‘This book is a monumental event. William MacAskill is one of the most important philosophers alive today, and this is his magnum opus.’
What We Owe The Future
A Million-Year ViewWilliam MacAskill
‘A monumental event. William MacAskill is one of the most important philosophers alive today, and this is his magnum opus.’ Rutger Bregman, author of Humankind
‘A book of great daring, clarity, insight and imagination. To be simultaneously so realistic and so optimistic, and always so damned readable… well that is a miracle for which he should be greatly applauded.’ Stephen Fry
The fate of the world is in our hands. Humanity’s written history spans only five thousand years. Our yet-unwritten future could last for millions more – or it could end tomorrow. Astonishing numbers of people could lead lives of great happiness or unimaginable suffering, or never live at all, depending on what we choose to do today.
In What We Owe The Future, philosopher William MacAskill argues for longtermism, the idea that positively influencing the distant future is a key moral priority of our time. From this perspective, it’s not enough to reverse climate change or avert the next pandemic. We must ensure that civilization would rebound if it collapsed; counter the end of moral progress; and prepare for a planet where the smartest beings are digital, not human.
If we put humanity’s course to right, our grandchildren’s grandchildren will thrive, knowing we did everything we could to give them a world full of justice, hope and beauty.
‘No living philosopher has had a greater impact upon my ethics than Will MacAskill. And much of the good I now do is the direct result of his influence. In What We Owe The Future, MacAskill has transformed my thinking once again, by patiently dismantling the lazy intuitions that rendered me morally blind to the interests of future generations. This is an altogether thrilling and necessary book.’
‘I was captivated by MacAskill’s rolling out of the possibilities of a longtermist approach to the now. It is vital to do as he does, to take ethics out of the safety of lecture-hall thought experiments, paradoxes and what-ifs and into the turbulent real world, where the dynamic winds of history blow and where is massing on the horizon that monstrous, swelling tsunami that we call the future. This is a book of great daring, clarity, insight and imagination. To be simultaneously so realistic and so optimistic, and always so damned readable… well that is a miracle for which he should be greatly applauded.’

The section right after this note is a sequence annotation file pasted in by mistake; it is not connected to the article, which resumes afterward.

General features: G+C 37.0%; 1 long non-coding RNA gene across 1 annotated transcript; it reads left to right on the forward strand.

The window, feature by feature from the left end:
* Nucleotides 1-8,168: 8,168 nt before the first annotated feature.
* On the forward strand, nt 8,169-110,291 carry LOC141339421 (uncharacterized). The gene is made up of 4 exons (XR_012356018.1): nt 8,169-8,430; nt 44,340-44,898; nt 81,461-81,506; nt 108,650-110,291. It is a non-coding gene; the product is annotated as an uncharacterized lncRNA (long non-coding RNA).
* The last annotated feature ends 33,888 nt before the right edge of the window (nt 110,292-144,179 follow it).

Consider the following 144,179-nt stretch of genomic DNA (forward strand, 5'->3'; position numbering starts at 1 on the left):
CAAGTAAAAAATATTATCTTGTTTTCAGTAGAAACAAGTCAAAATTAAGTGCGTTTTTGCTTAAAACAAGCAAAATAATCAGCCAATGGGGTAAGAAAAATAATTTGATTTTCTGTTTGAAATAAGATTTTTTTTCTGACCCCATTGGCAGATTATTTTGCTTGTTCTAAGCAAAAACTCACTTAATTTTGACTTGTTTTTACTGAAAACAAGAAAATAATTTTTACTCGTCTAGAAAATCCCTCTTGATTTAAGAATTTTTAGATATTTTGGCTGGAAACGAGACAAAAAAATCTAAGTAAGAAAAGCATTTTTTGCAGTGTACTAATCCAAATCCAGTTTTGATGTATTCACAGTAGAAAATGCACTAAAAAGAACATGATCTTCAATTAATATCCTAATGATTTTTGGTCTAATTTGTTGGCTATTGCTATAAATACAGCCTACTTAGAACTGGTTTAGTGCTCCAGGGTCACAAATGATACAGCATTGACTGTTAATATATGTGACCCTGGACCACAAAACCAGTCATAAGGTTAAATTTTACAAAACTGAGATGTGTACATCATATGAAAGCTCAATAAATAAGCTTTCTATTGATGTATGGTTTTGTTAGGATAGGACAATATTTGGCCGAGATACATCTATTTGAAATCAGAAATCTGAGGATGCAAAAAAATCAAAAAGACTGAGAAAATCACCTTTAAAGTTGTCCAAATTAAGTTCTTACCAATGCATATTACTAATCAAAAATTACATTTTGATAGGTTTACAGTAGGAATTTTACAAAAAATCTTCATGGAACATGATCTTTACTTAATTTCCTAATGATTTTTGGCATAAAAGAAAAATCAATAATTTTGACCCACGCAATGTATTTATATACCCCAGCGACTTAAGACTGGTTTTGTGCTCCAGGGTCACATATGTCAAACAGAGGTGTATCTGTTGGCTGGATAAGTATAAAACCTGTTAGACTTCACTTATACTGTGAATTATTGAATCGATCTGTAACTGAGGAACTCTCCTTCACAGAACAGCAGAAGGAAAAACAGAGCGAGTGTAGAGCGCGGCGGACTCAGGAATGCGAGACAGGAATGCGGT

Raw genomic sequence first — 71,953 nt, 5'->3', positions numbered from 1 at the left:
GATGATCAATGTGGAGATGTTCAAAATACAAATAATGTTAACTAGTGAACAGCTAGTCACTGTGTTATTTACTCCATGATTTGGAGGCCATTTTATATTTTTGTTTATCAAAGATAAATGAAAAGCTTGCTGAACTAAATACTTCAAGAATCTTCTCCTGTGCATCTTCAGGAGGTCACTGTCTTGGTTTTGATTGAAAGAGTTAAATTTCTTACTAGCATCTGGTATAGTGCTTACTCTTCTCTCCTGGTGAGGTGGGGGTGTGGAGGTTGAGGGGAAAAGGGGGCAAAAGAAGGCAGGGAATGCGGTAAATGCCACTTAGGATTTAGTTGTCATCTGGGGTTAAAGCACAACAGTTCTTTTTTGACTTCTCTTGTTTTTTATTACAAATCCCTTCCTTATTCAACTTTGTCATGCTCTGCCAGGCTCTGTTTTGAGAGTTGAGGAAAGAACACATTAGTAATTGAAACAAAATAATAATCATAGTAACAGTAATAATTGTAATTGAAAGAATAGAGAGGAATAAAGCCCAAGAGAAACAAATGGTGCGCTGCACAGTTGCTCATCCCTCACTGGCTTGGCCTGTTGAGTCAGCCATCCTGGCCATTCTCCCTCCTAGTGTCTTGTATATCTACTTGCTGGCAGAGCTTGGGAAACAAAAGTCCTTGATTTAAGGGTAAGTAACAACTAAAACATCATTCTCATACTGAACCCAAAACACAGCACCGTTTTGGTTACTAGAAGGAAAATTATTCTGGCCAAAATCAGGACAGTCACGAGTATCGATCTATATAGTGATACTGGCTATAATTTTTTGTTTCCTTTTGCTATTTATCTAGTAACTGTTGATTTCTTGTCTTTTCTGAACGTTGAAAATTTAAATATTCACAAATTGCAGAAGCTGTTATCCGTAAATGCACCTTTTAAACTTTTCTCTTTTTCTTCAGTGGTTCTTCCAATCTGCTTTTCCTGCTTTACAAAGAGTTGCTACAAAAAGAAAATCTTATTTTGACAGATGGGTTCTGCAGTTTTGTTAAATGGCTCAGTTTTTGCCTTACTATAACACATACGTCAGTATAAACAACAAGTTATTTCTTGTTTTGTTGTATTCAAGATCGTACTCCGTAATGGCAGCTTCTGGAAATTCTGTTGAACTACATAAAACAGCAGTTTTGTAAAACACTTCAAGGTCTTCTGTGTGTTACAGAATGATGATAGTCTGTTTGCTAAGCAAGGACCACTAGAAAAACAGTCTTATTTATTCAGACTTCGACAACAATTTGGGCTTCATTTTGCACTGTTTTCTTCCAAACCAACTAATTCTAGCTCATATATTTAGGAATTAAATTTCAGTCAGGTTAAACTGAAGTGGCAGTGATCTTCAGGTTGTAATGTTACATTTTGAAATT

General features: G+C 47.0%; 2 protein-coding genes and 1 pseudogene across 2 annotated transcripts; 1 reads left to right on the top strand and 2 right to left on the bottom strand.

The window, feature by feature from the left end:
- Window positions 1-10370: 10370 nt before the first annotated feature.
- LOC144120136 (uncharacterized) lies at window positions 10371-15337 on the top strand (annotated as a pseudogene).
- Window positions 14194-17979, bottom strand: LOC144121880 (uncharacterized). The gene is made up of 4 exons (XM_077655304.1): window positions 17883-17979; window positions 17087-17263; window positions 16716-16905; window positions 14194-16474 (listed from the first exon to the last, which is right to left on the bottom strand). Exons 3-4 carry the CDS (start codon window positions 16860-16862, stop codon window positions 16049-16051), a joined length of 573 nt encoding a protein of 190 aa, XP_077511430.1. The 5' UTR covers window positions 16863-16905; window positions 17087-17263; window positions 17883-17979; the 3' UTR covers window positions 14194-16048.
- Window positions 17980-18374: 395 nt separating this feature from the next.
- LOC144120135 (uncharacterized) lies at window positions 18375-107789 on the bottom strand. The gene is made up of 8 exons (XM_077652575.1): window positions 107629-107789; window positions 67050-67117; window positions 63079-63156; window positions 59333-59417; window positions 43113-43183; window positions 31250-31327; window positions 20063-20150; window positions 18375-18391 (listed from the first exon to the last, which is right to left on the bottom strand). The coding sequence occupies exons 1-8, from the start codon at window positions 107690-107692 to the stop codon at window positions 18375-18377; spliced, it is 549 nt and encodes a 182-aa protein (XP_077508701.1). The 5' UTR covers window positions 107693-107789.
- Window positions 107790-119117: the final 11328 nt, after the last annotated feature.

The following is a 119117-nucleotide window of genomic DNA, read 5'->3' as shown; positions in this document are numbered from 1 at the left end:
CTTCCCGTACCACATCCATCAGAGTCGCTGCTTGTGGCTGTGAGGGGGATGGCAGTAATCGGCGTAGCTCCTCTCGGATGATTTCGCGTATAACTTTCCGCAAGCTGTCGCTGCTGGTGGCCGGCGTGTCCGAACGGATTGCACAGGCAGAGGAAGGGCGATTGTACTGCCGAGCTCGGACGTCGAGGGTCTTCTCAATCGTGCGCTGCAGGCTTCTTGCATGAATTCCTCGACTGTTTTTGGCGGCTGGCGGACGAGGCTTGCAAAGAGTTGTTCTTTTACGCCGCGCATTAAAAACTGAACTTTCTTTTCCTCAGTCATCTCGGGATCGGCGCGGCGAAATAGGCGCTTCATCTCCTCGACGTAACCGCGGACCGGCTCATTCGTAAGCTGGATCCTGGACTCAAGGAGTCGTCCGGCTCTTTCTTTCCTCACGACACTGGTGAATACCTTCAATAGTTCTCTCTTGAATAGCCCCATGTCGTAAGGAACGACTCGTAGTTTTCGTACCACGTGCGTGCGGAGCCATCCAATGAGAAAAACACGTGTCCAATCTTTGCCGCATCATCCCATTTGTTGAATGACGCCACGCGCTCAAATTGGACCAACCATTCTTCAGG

‘Many books promise a new “big idea”, but few deliver one as brilliant as MacAskill’s in What We Owe The Future. A fascinating, profound read.’
‘What We Owe The Future brilliantly shows us the biggest picture of all and persuasively reminds us of the vast impact we can all have.’
‘What We Owe The Future makes the case for thinking seriously about the very long term. It gives a profoundly new perspective on human civilization and our place in it.’
‘An optimistic look at the future that moved me to tears’
‘There are moments when we can change outcomes easily, but if we don’t bend those curves right then, we can lock in enormous longterm damage. This fascinating book makes us think relentlessly and usefully about such pivot points; few prods could be more important.’
‘This book will change your sense of how grand the sweep of human history could be, where you fit into it, and how much you could do to change it for the better. It’s as simple, and as ambitious, as that.’
‘The decisions we make this century are like no other; either we go extinct by our own hand, or we lay the path to the stars. What We Owe The Future is our guidebook to navigating this critical moment.’
‘A brilliant book that makes clear both how much is at stake when it comes to the long term, and the incredible opportunities we have to shape it. It has changed how I think about my time on earth.’
‘Should we care about people who don’t yet exist – the billions who will live in the future? Or is it better to help people living now? This mind-bending, eon-hurtling, visionary, masterful book raises questions that are among the most crucial we face as a species. MacAskill makes a moral case for the future that is urgent, clear, and utterly convincing.’